This monthís Writing Assignment article is the fifth in a series of
how-to-write-fiction exercises designed to help new writers become more
familiar with fiction writing. The first Writing Assignment focused on
characterization. The second on setting. While character is central
to a story, the writer must also pay close attention to context. In the
third, now that you had created a character and setting, you were asked to
meld the two. In the fourth you were asked to create a second character, using the same or
Assignment--For Next Month...
This month you are asked to put the two characters
together, allowing them to interact. Here we see their personalities in
action, and we see how they relate to the setting you created.
Treat this as more than a chance encounter between two
characters. Instead, consider it the first of many interactions which will
define the characters' statement, or reason for being in the story. This
encounter will foreshadow future relationships which will prove a point.
Does this sound like a new idea? Do your characters exist
for themselves, but for no other purpose? Think about it. As much as we each
need to define our own lives, surely our characters need the same chance. For many
of us, becoming published is goal enough for now. For our characters, it may
be to prove themselves, overcome selfishness, achieve the impossible, or
even to walk away from a bad situation.
Naturally, there are some exceptions. For example, if you
introduce a butler to open the door for your protagonist, the butler serves
his/her purpose in defining the protagonist's power and wealth. Other than
that, the butler may have no purpose.
Beyond the exceptions, you need to work on meaning and purpose now
that your story is starting. You are about to transcend technical matters
and go into a more noble dimension.
(More on this next week.)
You impress the magazine publisher when
1. Study the editorís publication for
content and style, and donít forget to request a copy of the
writerís guidelines as well as a schedule describing themes in
2. Consider submitting articles that share
information from your experience, in areas where you have particular
expertise, with publishers of magazines who regularly feature content in
that area. Nonfiction is fine, by the way. It gains you a publishing
record, and is far more predictable.
3. Send a query letter along with the
manuscript and a SASE (self-addressed stamped envelope). You donít
need a publisherís request to submit your manuscript to a magazine.
4. Let the publisher know that, if your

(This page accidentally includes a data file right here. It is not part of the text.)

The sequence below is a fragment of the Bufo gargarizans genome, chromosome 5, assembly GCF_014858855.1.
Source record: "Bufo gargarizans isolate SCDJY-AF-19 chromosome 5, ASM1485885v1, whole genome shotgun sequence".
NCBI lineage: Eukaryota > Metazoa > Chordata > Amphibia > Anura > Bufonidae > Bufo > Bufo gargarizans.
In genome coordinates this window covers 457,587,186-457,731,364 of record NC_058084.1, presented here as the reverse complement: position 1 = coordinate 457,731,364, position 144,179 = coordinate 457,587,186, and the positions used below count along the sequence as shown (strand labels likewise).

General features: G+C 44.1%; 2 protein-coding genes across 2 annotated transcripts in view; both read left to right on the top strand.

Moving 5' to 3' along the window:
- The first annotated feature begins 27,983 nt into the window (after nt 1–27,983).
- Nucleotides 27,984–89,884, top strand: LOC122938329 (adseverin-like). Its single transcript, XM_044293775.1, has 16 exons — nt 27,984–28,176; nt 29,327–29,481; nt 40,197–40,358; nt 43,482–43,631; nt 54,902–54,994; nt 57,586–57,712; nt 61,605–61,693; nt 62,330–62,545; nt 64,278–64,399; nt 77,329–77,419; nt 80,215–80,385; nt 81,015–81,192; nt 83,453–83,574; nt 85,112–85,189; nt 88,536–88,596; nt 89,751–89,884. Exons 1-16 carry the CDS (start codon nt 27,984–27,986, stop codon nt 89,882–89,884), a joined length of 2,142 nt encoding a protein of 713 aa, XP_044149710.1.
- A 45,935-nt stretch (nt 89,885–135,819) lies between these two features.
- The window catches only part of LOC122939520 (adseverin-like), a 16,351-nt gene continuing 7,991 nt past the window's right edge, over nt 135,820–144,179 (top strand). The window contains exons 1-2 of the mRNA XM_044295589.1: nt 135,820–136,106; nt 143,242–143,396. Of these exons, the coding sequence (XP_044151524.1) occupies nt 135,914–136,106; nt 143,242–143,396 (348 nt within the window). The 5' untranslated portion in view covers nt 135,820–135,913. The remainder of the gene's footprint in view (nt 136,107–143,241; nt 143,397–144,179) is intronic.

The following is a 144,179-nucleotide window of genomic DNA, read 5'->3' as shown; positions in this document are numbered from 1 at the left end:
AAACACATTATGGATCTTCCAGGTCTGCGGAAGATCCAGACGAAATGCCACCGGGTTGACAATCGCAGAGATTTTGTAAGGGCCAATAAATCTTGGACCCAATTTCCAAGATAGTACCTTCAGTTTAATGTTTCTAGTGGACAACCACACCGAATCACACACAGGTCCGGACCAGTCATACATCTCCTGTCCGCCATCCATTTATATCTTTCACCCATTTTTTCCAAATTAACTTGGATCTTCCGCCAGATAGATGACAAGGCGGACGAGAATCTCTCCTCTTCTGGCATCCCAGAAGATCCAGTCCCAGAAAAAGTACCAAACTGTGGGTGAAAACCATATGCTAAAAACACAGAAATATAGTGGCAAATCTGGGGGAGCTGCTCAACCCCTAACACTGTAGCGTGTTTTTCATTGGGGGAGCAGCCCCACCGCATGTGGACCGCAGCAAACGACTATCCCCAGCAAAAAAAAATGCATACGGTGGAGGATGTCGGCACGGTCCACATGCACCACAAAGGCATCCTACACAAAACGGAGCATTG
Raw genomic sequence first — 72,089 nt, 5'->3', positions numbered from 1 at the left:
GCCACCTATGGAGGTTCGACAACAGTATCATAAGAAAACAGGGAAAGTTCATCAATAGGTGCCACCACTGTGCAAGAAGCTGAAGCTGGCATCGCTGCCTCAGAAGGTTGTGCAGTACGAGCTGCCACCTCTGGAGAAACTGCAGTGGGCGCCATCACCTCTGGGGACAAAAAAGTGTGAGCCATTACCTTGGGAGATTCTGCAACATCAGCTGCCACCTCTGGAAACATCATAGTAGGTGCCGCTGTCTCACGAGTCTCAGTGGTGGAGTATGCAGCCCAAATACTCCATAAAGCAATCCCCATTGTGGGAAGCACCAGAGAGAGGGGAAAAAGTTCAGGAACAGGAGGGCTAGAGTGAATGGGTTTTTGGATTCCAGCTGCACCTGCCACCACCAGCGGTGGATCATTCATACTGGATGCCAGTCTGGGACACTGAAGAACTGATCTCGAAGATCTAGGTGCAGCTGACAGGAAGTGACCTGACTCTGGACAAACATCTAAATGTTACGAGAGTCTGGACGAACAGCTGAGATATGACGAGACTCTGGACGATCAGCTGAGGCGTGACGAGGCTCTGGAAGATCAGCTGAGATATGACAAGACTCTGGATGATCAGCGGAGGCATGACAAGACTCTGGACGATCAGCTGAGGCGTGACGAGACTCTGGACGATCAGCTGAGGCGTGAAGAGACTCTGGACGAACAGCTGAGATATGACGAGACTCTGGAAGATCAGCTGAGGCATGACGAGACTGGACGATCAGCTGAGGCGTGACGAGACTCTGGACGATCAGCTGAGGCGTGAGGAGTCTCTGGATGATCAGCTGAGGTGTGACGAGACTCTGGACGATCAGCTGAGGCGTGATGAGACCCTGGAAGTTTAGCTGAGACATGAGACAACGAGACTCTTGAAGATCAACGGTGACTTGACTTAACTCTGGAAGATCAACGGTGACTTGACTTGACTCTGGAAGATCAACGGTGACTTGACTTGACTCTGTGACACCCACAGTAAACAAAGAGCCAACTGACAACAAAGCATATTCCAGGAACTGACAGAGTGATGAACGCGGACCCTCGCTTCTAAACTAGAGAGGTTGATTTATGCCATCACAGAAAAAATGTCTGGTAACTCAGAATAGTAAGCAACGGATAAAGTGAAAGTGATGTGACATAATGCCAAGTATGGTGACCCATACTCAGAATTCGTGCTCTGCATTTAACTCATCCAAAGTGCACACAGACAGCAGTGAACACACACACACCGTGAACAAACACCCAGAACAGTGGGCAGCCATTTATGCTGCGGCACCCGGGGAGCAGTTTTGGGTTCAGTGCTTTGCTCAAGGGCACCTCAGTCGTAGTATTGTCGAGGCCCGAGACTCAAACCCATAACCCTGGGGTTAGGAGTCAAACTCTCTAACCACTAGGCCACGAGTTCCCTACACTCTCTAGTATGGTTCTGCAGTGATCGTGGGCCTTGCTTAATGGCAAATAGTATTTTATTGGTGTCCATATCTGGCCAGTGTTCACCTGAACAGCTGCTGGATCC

article or story is rejected, you would be willing to write another,
upon request. If the publisher likes your work, you may become part of
the publisherís ďstableĒ of writers. Feels great! But the oats
arenít always too good.
5. Let the publisher know a recognized
expert in a related field looked over your manuscript, and that you have
incorporated their suggestions.
Remember, a successful track record in
magazines will build your credibility when it comes time to market your
manuscripts, be they fiction or non.
Visit Emily Vander Veer's Writing for the Web. It's a clean website
with sensitive advice for new writers. Emily has a great newsletter, too.
Thorough lists of writers' resources. See...
Writing for the Web:
Visit our sister websites...
Last December's BookTech Expo West awarded the Inaugural Alan Kay
Award for eBook Innovation to Microsoft Corporation. Perhaps this time
Microsoft will earn its kudos before it challenges the established
innovator (Adobe ) and makes off with a giant share of market. Votes were
taken on the Mibrary site.
Note that Microsoft beat out other final nominees Stephen King and
Gemstar for this award.
Not sidelined yet, Adobe Systems Inc. is joining venerable bookseller
www.Barnesandnoble.com to promote its new e-book software, Acrobat eBook
Read our latest e-book...
Rites of Passage by James Hall at www.author.me.com/poetry.htm
Sample view at www.author-me.com/rites.PDF
Guide to low-cost e-book publication at... www.author-me.com/e-book.htm
Back in Time!...
Check out our new all - immersion Life of Jesus (Part 1) from David C.
Cook III. Visit...
Publishing New Writers, February, 2001 (no.202)
Editor Bruce L. Cook, P.O. Box 451, Dundee, IL
60118. Fax (847) 428-8974.
Submissions and comments to email@example.com.
Links are welcome.